I've been a minor Sherlock Holmes fan for about a half-century now, and I'm kind of a sucker for various efforts to leech (heh) off his continuing popularity. For the record, I didn't much care for reinventing Holmes as an action hero; I watch Elementary, which is OK, but often doesn't play fair with the viewer; I like the mind-twisting Cumberbatchian Sherlock quite a bit.
In comparison, this movie deals with a near-canon Holmes, portrayed masterfully by Ian McKellan. It's set in a universe where the stories were written by Dr. Watson, not A.C. Doyle. It takes place mostly in 1947, when the great detective has long been retired (in Watson's words) "living the life of a hermit among your bees and your books in a small farm upon the South Downs." There are three intertwined plot threads: (1) Holmes' interaction with the young son of his current housekeeper (played by a near-unrecognizable Laura Linney); (2) flashbacks to his recent trip to Japan to retrieve "prickly ash", said to assist in maintaining mental acuity in the aging; (3) which he needs to try to untangle exactly what happened years ago in the case that led to his retirement: a wayward wife's inexplicable obsession with lessons on the armonica.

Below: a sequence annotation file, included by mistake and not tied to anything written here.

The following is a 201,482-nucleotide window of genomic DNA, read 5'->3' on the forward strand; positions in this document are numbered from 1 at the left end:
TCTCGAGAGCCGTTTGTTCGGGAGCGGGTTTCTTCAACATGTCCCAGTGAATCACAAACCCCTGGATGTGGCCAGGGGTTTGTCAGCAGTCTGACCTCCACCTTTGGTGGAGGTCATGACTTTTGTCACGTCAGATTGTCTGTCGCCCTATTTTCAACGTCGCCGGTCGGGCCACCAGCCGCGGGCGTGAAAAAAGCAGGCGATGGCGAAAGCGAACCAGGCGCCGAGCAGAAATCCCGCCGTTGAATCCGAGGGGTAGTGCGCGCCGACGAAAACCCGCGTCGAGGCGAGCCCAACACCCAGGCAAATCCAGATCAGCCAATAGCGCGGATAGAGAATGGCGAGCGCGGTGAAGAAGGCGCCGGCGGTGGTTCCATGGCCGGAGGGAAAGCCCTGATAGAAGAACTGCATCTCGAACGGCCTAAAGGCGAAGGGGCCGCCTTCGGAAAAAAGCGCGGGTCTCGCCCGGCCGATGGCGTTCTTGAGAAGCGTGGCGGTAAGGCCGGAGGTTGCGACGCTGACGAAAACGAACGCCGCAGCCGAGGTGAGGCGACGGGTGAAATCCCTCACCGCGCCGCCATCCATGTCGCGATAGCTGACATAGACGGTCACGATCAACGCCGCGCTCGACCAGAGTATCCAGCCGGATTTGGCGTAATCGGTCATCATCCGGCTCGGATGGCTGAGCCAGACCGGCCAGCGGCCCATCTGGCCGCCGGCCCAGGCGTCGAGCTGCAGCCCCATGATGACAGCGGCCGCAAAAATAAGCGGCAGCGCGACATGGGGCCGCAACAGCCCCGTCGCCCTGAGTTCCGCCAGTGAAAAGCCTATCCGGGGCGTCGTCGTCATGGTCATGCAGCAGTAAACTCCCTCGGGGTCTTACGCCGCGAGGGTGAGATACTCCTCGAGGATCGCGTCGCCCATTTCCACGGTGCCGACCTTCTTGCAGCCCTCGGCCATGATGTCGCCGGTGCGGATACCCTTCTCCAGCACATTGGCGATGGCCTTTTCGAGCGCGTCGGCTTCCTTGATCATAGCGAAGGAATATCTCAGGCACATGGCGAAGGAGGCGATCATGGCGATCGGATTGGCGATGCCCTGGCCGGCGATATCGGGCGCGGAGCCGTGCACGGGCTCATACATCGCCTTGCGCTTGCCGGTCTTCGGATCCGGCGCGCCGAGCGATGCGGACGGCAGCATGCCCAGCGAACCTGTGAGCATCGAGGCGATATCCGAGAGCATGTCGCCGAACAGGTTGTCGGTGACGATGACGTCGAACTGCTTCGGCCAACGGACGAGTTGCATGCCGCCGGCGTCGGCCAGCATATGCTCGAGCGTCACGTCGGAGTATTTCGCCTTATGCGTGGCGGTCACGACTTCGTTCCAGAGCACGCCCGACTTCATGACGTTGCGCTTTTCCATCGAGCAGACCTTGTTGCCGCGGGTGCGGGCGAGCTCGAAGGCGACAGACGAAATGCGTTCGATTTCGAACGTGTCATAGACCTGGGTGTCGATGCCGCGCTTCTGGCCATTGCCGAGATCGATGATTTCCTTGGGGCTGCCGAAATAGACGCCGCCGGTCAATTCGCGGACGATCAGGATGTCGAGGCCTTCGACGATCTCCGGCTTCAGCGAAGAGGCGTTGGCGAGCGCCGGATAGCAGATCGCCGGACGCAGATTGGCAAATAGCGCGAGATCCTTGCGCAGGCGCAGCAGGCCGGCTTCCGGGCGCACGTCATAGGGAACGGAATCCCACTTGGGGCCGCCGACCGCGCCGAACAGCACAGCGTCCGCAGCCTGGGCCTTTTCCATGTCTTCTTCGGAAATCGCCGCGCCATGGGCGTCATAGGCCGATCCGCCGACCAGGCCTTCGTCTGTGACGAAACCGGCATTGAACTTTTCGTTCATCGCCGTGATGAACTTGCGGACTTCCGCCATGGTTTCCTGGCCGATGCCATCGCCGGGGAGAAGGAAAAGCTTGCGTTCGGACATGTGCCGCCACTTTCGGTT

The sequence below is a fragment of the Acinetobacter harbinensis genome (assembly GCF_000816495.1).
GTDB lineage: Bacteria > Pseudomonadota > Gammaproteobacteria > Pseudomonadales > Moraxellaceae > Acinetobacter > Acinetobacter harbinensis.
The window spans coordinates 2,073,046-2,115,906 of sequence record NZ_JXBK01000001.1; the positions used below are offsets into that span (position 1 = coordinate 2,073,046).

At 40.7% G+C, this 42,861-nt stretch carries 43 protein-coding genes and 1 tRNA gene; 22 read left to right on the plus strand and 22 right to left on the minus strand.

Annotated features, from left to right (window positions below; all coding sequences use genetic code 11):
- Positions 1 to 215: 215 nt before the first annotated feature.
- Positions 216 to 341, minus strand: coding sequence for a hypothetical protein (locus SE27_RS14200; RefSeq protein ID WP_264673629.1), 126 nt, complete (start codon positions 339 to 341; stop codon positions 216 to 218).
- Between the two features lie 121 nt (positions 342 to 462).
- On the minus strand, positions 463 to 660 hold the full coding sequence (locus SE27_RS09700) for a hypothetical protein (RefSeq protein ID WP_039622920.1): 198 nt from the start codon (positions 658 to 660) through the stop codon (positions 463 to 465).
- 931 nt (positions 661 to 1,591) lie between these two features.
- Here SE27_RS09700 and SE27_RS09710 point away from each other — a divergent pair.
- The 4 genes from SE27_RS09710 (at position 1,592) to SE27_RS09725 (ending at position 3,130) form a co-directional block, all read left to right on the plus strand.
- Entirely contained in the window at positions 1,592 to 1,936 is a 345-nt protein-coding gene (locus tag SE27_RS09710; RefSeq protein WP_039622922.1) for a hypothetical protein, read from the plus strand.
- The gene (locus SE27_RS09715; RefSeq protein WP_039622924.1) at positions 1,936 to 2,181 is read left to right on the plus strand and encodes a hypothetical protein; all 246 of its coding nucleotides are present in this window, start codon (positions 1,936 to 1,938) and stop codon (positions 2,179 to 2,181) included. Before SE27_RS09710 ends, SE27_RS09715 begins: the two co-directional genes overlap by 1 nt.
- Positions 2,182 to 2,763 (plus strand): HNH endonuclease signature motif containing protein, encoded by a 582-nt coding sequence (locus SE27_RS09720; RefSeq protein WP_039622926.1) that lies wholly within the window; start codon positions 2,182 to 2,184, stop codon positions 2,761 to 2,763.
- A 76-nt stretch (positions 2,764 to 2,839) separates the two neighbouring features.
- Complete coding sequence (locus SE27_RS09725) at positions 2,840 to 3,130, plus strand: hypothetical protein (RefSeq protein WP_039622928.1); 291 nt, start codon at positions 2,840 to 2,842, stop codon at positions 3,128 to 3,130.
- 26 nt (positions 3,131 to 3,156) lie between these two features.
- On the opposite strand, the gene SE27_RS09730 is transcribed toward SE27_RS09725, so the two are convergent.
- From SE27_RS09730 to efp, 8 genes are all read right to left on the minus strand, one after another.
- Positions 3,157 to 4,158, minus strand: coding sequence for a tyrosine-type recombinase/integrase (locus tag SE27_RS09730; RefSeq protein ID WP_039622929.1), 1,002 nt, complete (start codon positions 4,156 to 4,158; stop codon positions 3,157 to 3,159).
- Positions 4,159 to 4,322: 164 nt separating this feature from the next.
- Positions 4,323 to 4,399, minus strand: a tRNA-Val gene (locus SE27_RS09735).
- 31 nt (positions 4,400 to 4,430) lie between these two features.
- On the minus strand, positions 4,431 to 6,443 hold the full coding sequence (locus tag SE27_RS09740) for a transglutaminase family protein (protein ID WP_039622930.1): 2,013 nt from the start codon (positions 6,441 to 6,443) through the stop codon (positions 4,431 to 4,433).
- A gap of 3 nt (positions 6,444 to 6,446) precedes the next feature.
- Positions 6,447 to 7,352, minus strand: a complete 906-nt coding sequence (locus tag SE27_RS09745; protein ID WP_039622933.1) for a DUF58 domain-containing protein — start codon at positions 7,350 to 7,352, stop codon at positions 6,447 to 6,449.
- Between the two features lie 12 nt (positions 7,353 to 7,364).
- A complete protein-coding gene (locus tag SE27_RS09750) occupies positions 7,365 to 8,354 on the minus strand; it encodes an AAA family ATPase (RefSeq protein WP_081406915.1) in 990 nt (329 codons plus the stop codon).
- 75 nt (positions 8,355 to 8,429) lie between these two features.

In the latter two, of course: Not All Is As It Seems. Holmes' efforts are complicated by his failing memory; he keeps track of really important stuff by making notes on his shirt cuffs.
No crimes. Still fun, though.